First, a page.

And, even if one is able to change their views, the fate of radical social change does not critically depend on what views are held by professors, although their views are not entirely immaterial. The reason is that: they are not the revolutionary class. Only the working class is that class, given proper ideological and political preparation. This is the class which must sell its ability to work for some compensation and which has very little power to decide the conditions of work and how regularly it will be employed. This class produces the source of profit, rent and interest and this class can stop its production. Genuine Marxists critique the capitalist world and ideas about capitalism which the academia holds, from the standpoint of the material suffering and political power of this class, which is an international class. A more correct understanding of society than it has is in line with its class-instinct, its material life situation, both what it is and what it can be.
The main – rather ultimate – practical reason why Marxists should be critical of existing ideas is to contribute to the raising of consciousness of this class, and not the raising of consciousness of professors. The working class (I am including the semi-proletarians in this category) is constantly being ‘deceived’: its thinking is characterized by partial truths and sometimes complete falsehood. This is a most important reason – apart from blatant coercion – why capitalism still continues. The working class takes capitalism as a natural form in which life has to be lived. This class does suffer from false consciousness, bourgeois consciousness. This is why the working class remains politically weak and the capitalist class, strong.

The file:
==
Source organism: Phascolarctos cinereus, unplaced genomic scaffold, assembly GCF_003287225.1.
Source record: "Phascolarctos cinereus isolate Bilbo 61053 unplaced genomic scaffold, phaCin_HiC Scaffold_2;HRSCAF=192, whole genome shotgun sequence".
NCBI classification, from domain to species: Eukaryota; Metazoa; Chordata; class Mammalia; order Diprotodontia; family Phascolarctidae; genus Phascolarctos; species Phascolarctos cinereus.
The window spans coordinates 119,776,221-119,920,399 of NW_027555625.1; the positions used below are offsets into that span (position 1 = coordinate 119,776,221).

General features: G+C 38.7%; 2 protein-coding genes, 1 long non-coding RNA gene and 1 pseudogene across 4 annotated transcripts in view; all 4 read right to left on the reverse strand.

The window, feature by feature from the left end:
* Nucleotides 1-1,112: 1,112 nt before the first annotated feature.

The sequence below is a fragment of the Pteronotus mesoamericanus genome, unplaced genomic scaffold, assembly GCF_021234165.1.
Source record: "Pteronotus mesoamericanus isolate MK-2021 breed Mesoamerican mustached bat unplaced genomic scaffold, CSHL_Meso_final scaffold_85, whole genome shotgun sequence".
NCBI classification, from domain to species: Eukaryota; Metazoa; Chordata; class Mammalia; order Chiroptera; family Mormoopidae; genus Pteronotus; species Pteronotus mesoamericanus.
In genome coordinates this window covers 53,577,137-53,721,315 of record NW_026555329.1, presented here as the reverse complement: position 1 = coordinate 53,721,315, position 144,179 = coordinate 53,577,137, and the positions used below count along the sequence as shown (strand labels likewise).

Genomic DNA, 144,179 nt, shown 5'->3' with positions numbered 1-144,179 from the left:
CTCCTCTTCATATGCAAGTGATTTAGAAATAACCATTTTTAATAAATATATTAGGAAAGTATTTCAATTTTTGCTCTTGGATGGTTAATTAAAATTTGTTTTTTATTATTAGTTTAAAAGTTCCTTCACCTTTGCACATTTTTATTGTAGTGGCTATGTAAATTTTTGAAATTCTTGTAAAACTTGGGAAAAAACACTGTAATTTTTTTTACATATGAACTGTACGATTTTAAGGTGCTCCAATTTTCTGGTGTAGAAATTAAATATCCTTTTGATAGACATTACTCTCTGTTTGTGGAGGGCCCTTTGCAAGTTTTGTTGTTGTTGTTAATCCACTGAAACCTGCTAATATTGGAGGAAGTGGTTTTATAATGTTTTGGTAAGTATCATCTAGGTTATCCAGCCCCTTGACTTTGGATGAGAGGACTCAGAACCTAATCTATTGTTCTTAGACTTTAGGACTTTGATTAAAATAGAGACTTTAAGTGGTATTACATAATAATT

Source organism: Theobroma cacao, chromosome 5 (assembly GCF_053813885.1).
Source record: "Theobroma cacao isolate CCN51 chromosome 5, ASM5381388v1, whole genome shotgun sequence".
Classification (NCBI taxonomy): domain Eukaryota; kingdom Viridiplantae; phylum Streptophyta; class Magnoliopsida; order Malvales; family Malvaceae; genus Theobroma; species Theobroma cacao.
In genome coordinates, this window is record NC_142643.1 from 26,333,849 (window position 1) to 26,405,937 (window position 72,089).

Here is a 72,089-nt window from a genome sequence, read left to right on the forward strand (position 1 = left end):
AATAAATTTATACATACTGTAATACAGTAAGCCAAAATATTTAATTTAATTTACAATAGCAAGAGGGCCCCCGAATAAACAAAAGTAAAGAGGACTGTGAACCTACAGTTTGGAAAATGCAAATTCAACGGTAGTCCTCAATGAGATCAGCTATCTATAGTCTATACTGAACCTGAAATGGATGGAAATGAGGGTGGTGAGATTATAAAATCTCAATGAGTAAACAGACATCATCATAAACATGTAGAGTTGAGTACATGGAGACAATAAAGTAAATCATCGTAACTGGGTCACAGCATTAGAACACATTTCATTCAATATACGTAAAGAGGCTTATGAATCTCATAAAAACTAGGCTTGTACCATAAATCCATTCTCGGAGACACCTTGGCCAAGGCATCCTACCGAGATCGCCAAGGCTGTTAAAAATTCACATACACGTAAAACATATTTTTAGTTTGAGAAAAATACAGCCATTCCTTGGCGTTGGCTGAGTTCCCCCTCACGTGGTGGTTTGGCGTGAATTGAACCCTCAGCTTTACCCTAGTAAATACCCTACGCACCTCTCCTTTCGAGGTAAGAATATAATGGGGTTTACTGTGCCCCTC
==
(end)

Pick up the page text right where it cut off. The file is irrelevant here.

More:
False consciousness is constantly being produced. It is produced for many reasons. These have got to do with two aspects of one mechanism: ‘control’. It is produced because the objective reality of the capitalist society creates falsehood (as Marx indicates in chapter 1 of Capital vol 1). Let us call it the Capital 1 Model. Because of the absence of direct control by working-subjects, over the way in which useful things are produced, because people are having to exchange the things they need for what they have, because they are having to enter market relations to satisfy their need for food and other things, they therefore think that these things by nature have a price tag, that we must always buy the things that are produced for profit in order to satisfy their need. Every person needs food. That is a universal and natural fact. But that food has to be produced capitalistically, by agribusiness or capitalist farmers, is not natural. People think it is. This idea of naturalizing something that is not natural needs critique.
False consciousness is also produced because of the presence of control of the ruling class over the working subjects’ ideas (as Marx explains in German Ideology). Let us call it the German Ideology Model. The ruling class, directly or indirectly, through the state or through civil society agencies (which are the darling of ex-Marxists dressed up as post-Marxists), controls the ideas of ordinary people and makes them believe that, for example, austerity is good, user-fees increase the quality of service, and so on. That this mechanism of control does not always work is a different matter. It is a different matter that coercion is often used to put people in their place, if after having correctly understood the reality they take action to remedy it. Force was used against even mildly anti-capitalist Wall Street occupiers in New York.